A lot hinges on an interpreter’s ability to accurately and quickly interpret questions about plan benefits for a prospective limited English proficient (LEP) beneficiary during the CMS call center monitoring period. CMS star ratings are a big deal, since the ratings are directly tied to certain types of funding.
That’s why many language access companies, like CLI, focus their preparation efforts on making sure their interpreters are prepared to handle all aspects of a CMS call. But language companies can only do so much — interpreters must also take measures to ready themselves for call monitoring.
Here are just a few of the ways experienced interpreters prepare to ensure they’re assisting LEP beneficiaries to the best of their abilities.
They follow interpreter protocol
This one might seem obvious, but it’s important, and a fact that differentiates a decent interpreter from a great one: They follow protocol.
Interpreting is a learned skill, much like cooking a gourmet meal or writing the perfect cover letter, and much can go wrong when bilingual speakers or untrained individuals try to interpret if they’re not familiar with the appropriate national standards and conventions of interpreting.
The Accuracy and Accessibility Study requires interpreters to be concise, quick, and, above all else, accurate. In order to stay in compliance for CMS, interpreters not only have to possess specialized, exceptional language skills, but they also must interpret three plan- or Medicare-specific questions completely and accurately. To do this effectively, interpreters must take notes, be familiar with the terminology, free themselves from distractions, focus, and know when to transparently ask for repetition. These are basic principles of the interpreting practice, but they are necessary components that most experienced interpreters will tell you are essential to performing well on CMS test calls.
Yes, test anxiety is real, and it can hit interpreters just as hard as it hits a student sitting in a lecture hall laboring over a complex math problem. One way for interpreters handling CMS test calls to mitigate test anxiety is ensuring they’re fully prepared.
Each of the three survey questions has a seven-minute time limit. Meaning, the health plan’s customer service representative (working with an interpreter for LEP beneficiaries) has seven minutes to answer each question. So in addition to interpreting each statement clearly and accurately, if an interpreter is not careful or focused, they can rush an interpretation and risk making a call-ending mistake.
But experienced interpreters know how to remain calm and use the arsenal of tools under their belt to the fullest extent.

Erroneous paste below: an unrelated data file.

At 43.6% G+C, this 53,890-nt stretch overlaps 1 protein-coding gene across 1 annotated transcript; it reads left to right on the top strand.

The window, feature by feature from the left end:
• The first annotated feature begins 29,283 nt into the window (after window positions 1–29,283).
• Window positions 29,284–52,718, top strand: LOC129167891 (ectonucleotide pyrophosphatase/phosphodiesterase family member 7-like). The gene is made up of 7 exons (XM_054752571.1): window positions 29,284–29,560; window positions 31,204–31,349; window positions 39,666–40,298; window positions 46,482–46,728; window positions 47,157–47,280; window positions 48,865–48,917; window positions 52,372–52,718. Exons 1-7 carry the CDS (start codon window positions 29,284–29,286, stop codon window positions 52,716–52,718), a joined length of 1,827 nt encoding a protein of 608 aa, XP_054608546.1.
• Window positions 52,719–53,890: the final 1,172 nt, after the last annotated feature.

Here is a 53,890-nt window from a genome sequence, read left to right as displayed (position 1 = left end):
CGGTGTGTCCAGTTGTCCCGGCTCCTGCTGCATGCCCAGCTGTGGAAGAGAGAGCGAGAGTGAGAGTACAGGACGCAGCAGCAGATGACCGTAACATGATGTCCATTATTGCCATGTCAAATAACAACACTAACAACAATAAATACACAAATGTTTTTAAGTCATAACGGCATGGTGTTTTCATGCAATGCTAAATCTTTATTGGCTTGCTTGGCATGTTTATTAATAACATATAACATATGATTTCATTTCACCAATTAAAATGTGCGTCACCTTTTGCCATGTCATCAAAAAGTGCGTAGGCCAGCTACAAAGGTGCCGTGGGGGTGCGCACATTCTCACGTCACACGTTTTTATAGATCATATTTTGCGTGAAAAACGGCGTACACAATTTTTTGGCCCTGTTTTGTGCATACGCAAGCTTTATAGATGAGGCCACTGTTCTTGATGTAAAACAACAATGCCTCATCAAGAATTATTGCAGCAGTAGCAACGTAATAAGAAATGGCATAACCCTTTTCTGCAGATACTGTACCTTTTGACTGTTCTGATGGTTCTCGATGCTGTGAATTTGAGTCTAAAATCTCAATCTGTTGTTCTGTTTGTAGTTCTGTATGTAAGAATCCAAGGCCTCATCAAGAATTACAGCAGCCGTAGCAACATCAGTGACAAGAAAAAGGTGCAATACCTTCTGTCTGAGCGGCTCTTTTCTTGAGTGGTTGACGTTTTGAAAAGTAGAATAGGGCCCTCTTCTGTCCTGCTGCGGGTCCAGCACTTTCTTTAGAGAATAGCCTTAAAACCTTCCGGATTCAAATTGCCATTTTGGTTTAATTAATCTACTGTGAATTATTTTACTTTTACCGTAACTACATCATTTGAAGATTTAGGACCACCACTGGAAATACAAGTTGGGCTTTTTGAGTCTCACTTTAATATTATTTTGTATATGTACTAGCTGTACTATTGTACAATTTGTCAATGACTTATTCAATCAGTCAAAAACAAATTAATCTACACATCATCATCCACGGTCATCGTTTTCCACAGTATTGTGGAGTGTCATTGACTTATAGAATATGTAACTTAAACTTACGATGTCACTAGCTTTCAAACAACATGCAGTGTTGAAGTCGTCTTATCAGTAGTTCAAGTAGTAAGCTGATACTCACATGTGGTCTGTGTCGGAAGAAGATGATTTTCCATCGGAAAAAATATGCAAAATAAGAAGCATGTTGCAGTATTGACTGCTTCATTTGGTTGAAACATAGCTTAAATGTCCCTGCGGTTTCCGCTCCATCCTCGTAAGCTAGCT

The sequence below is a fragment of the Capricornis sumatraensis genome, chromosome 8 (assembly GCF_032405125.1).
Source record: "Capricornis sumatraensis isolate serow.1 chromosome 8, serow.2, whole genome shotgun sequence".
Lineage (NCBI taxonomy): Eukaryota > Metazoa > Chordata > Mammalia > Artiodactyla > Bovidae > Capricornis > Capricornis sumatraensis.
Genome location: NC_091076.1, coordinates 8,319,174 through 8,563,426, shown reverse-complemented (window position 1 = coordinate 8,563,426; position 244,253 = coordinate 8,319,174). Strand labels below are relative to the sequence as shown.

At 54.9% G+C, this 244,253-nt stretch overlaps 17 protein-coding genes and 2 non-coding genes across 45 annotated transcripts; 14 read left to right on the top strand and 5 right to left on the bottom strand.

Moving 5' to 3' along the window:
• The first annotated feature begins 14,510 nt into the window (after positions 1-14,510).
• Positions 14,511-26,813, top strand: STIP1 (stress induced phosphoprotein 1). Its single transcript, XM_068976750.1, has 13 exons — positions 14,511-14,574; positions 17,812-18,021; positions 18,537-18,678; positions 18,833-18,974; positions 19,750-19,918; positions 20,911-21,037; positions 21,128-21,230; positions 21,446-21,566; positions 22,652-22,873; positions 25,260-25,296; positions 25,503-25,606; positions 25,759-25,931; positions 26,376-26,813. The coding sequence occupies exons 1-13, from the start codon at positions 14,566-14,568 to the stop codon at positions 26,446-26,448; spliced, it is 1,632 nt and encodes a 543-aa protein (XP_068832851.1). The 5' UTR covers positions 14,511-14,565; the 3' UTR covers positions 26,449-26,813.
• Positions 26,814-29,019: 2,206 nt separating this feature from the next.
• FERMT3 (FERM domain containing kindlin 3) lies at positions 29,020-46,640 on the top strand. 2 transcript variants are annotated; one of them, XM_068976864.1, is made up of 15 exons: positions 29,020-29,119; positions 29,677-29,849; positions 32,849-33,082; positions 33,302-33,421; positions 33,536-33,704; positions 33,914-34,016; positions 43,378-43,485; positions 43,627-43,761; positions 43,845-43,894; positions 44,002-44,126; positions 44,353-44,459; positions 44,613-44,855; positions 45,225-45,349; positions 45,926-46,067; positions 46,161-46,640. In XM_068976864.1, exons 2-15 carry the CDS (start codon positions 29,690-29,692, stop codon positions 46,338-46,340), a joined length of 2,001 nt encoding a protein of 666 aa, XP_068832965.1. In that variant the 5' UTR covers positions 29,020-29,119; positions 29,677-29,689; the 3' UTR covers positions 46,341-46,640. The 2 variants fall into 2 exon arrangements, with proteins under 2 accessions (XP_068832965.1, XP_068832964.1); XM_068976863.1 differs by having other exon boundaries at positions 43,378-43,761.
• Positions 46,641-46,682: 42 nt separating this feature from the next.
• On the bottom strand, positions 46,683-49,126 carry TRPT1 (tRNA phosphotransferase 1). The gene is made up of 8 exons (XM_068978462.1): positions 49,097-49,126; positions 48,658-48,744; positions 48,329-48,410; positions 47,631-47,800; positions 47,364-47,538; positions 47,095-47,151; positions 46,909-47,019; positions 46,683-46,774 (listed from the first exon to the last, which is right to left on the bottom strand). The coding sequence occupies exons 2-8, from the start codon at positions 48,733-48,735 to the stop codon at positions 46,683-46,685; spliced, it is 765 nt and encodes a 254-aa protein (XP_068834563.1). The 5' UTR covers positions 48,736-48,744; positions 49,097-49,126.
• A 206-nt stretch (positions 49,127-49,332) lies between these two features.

They know the terminology
Most reputable language service providers that service healthcare clients will only work with professional interpreters who have demonstrated knowledge in medical settings. In other words, the interpreters are highly familiar with specialized medical terminology through education, training, certification, and/or years of practice. This means that, even if an interpreter has not been tested on a CMS call before, there is a good chance they’ve heard the terminology before, and can interpret it without issue.
They are familiar with the content
There are certain aspects of a test call that an interpreter must recite precisely. Most notably is the health plan’s full name. Missing a detail in the plan’s name that might seem inconsequential can torpedo the entire call. For example, if an interpreter misses even one word, such as saying “Acme Health Plan” instead of “Acme Health Plan Rx,” the call will immediately fail. Experienced interpreters familiarize themselves with these nuances so they can provide the most accurate interpretations possible.
They use their resources wisely
CLI has worked with our customers and interpreters to develop a suite of CMS resources to disseminate to our interpreter base before CMS call monitoring begins. These resources contain familiar questions, frequently used Medicare terminology, and language-specific translations. Because CMS secret shoppers pull from a pool of 18–20 questions each year, interpreters and our customers will start recognizing the questions and will pass them along for inclusion in our resource packet. Interpreters who handle a lot of CMS calls know how important these resources are and will keep CLI’s information packet handy so they’re able to reference it quickly upon need.
Practice makes perfect
The 10,000-hour rule, made popular by journalist and author Malcom Gladwell, is a theory that, in order to achieve expert-level skill in something, the devotee needs to spend at least 10,000 hours practicing that skill. While this theory has been called into question, as time alone does not equate expertise, there is merit in practicing a skill you want to master.
CMS “secret shoppers” test health plans on their ability to give their prospective LEP beneficiaries accurate information. Spotting a CMS test call and accurately interpreting the questions can be tricky — and seasoned interpreters know that the more calls you take, the more experience you accumulate, the better chance you have at nailing the Medicare verbiage.
At CLI, our interpreters have an average of 7.68 years of interpreting experience prior to joining our team and our average interpreter tenure is 6.3 years, which means our interpreters have the experience and know-how to execute any type of call with confidence.
Have any questions about CMS call monitoring? Download our Language Access and CMS Call Monitoring guide below!This way to the CMS guide